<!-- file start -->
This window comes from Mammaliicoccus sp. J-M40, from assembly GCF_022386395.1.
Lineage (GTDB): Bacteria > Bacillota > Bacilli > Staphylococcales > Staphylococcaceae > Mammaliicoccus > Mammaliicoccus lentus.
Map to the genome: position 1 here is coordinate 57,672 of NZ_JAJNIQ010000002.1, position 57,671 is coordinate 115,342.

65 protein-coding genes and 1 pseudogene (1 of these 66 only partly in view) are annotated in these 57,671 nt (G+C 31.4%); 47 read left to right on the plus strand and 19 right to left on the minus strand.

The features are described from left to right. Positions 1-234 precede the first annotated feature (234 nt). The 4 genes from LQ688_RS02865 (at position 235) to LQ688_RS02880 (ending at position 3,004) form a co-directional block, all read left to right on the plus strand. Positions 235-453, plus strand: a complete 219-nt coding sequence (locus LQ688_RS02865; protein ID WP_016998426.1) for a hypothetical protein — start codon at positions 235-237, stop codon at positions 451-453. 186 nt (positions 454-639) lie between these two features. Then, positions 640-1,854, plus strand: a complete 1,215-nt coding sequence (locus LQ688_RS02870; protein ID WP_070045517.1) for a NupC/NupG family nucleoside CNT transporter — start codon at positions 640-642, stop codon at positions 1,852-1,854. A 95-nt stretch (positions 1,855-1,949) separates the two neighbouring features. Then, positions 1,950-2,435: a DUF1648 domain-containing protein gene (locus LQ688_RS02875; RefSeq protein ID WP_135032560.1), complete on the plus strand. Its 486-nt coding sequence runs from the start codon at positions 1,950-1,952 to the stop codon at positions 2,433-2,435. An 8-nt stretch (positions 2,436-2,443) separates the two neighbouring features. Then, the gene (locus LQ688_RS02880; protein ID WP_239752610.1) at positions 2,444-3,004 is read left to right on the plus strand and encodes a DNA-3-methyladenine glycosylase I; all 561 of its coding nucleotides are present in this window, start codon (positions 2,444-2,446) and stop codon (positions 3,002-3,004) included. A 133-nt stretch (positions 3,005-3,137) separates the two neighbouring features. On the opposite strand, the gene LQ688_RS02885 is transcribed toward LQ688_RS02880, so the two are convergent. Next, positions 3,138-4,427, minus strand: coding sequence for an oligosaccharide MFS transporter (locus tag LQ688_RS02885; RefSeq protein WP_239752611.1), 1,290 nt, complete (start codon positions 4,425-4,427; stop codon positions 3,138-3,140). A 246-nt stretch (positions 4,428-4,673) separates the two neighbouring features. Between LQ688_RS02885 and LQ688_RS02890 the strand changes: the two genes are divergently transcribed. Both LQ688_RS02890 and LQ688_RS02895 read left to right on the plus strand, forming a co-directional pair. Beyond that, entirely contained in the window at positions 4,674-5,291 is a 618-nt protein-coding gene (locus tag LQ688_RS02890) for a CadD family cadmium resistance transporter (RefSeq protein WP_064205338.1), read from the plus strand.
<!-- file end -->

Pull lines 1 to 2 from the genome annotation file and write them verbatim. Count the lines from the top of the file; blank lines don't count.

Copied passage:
This window comes from Mammaliicoccus sp. J-M40, from assembly GCF_022386395.1.
Lineage (GTDB): Bacteria > Bacillota > Bacilli > Staphylococcales > Staphylococcaceae > Mammaliicoccus > Mammaliicoccus lentus.